4.1.2. Indicators of Economic Performance (IEcP)

The parameters under economic performance criteria (IEcP) and the corresponding score are presented in Table 3. The turnover ratio is the ratio of total annual revenue generated to the total initial investment including WTG cost and up to grid connection cost. Internal rate of return (IRR) is the interest rate at which net present worth (NPW) becomes zero. Payback period (PBP) is the minimum time for any investor to get back his investment, if it is less this means the investor comes forward to invest more in WETs. Labour productivity is measured in terms of total annual revenue generated to the total annual expenditure on Human Resources (HR). Maintenance charges cover expenses towards annual Operation & Maintenance (O&M) of WTG and accessories in order to keep up the machine availability to the maximum extent. As the variation of wind velocity and its distribution leads to the variation of annual energy output of any wind farm, it is captured in the form of site factor. Increase in feed-in tariffs (FIT) attracts the investors and motivates them to invest more. Favorable situation should be created in order to support the chance of repowering, if any, in the wind farm. Final parameter is an important economic aspect since the good accessibility to the cluster saves time, money, and so forth.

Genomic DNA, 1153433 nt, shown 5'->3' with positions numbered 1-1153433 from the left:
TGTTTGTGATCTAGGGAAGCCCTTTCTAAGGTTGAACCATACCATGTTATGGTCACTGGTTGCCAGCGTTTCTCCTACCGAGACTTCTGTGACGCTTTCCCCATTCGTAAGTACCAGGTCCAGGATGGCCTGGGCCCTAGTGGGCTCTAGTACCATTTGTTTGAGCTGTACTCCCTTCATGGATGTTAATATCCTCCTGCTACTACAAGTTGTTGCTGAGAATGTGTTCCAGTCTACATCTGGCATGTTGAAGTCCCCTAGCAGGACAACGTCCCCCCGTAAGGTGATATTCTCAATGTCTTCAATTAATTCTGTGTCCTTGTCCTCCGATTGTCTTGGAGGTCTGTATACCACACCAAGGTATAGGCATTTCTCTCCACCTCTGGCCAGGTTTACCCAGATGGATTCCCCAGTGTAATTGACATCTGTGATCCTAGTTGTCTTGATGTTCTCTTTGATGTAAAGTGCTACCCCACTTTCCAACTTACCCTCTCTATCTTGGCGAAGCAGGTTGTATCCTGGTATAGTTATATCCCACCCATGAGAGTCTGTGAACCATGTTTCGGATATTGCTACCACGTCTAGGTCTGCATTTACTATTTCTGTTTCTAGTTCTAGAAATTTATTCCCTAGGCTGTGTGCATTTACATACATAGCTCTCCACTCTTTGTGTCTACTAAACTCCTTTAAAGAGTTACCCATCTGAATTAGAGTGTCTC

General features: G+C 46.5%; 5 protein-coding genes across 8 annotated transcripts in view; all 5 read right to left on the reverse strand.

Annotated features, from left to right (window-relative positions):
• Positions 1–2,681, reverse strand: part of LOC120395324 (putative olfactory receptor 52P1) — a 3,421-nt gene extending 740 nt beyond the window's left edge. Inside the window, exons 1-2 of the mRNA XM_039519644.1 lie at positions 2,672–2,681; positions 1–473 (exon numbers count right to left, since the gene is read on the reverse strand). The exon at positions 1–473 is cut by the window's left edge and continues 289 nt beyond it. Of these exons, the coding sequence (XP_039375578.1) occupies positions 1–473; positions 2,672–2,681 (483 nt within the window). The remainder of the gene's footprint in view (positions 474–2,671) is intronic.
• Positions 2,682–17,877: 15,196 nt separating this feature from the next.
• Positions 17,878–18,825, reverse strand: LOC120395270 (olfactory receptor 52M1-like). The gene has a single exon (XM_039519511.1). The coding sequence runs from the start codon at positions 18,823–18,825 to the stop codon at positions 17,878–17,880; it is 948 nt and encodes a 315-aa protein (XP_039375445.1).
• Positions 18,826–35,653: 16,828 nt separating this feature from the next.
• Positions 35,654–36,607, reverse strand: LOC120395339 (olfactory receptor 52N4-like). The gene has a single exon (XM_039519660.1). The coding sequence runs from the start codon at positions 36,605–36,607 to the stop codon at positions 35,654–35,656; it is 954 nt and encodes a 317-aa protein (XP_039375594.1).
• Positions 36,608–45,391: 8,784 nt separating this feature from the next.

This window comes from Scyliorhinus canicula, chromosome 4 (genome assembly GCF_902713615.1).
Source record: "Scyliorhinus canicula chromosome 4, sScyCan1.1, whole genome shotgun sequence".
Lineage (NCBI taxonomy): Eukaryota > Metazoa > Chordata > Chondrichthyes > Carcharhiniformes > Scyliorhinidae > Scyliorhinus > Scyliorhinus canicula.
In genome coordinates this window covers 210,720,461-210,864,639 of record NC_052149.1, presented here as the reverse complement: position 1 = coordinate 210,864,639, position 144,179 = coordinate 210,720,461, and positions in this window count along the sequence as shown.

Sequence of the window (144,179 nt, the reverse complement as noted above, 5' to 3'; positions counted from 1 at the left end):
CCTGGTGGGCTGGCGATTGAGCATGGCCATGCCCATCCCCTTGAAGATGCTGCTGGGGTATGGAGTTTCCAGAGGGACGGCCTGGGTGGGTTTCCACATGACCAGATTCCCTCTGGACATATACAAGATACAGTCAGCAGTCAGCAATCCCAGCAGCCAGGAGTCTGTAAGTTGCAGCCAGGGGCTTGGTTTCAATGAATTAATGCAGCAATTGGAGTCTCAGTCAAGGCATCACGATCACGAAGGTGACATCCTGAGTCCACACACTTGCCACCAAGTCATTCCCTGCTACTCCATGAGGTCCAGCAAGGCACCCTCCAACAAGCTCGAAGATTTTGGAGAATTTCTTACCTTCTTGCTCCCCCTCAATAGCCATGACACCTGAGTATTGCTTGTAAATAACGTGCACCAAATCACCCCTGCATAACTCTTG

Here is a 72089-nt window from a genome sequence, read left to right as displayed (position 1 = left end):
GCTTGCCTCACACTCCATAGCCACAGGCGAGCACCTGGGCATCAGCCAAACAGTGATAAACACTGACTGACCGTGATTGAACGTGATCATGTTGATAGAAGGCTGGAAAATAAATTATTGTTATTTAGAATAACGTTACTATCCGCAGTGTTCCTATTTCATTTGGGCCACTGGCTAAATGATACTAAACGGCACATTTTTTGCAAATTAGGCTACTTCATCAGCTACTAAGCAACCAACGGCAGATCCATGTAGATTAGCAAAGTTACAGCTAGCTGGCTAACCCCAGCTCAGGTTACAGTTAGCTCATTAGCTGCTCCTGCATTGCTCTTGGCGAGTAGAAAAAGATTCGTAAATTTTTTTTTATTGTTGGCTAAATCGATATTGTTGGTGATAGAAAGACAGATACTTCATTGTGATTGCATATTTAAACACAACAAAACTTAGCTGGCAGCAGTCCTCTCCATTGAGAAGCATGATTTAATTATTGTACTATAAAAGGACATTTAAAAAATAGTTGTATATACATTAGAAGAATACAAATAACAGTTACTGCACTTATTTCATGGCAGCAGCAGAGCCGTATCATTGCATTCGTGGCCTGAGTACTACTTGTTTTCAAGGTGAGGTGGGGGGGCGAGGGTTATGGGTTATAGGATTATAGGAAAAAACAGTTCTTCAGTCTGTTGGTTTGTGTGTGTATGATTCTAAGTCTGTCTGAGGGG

4.1.3. Indicators of Environmental Performance (IEnP)